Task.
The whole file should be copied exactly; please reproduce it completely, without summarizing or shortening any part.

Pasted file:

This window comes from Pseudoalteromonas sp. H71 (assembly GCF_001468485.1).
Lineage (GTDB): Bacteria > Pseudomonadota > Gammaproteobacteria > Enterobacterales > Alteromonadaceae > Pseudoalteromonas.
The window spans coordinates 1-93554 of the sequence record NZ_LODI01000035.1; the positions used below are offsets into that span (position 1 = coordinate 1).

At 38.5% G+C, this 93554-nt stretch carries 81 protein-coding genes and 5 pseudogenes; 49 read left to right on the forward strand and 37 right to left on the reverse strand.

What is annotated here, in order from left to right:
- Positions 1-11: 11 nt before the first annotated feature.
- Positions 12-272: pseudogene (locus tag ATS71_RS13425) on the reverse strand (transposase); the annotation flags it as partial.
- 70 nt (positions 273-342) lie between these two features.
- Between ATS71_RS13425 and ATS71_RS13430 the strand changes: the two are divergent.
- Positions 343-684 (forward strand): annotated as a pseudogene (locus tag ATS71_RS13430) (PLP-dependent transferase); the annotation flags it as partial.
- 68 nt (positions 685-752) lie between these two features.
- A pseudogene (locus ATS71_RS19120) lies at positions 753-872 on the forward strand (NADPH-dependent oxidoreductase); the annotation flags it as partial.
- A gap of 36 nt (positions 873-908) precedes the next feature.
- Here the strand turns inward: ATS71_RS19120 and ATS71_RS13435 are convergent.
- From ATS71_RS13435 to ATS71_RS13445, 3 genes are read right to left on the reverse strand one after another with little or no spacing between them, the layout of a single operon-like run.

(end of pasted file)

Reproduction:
This window comes from Pseudoalteromonas sp. H71 (assembly GCF_001468485.1).
Lineage (GTDB): Bacteria > Pseudomonadota > Gammaproteobacteria > Enterobacterales > Alteromonadaceae > Pseudoalteromonas.
The window spans coordinates 1-93554 of the sequence record NZ_LODI01000035.1; the positions used below are offsets into that span (position 1 = coordinate 1).

At 38.5% G+C, this 93554-nt stretch carries 81 protein-coding genes and 5 pseudogenes; 49 read left to right on the forward strand and 37 right to left on the reverse strand.

What is annotated here, in order from left to right:
- Positions 1-11: 11 nt before the first annotated feature.
- Positions 12-272: pseudogene (locus tag ATS71_RS13425) on the reverse strand (transposase); the annotation flags it as partial.
- 70 nt (positions 273-342) lie between these two features.
- Between ATS71_RS13425 and ATS71_RS13430 the strand changes: the two are divergent.
- Positions 343-684 (forward strand): annotated as a pseudogene (locus tag ATS71_RS13430) (PLP-dependent transferase); the annotation flags it as partial.
- 68 nt (positions 685-752) lie between these two features.
- A pseudogene (locus ATS71_RS19120) lies at positions 753-872 on the forward strand (NADPH-dependent oxidoreductase); the annotation flags it as partial.
- A gap of 36 nt (positions 873-908) precedes the next feature.
- Here the strand turns inward: ATS71_RS19120 and ATS71_RS13435 are convergent.
- From ATS71_RS13435 to ATS71_RS13445, 3 genes are read right to left on the reverse strand one after another with little or no spacing between them, the layout of a single operon-like run.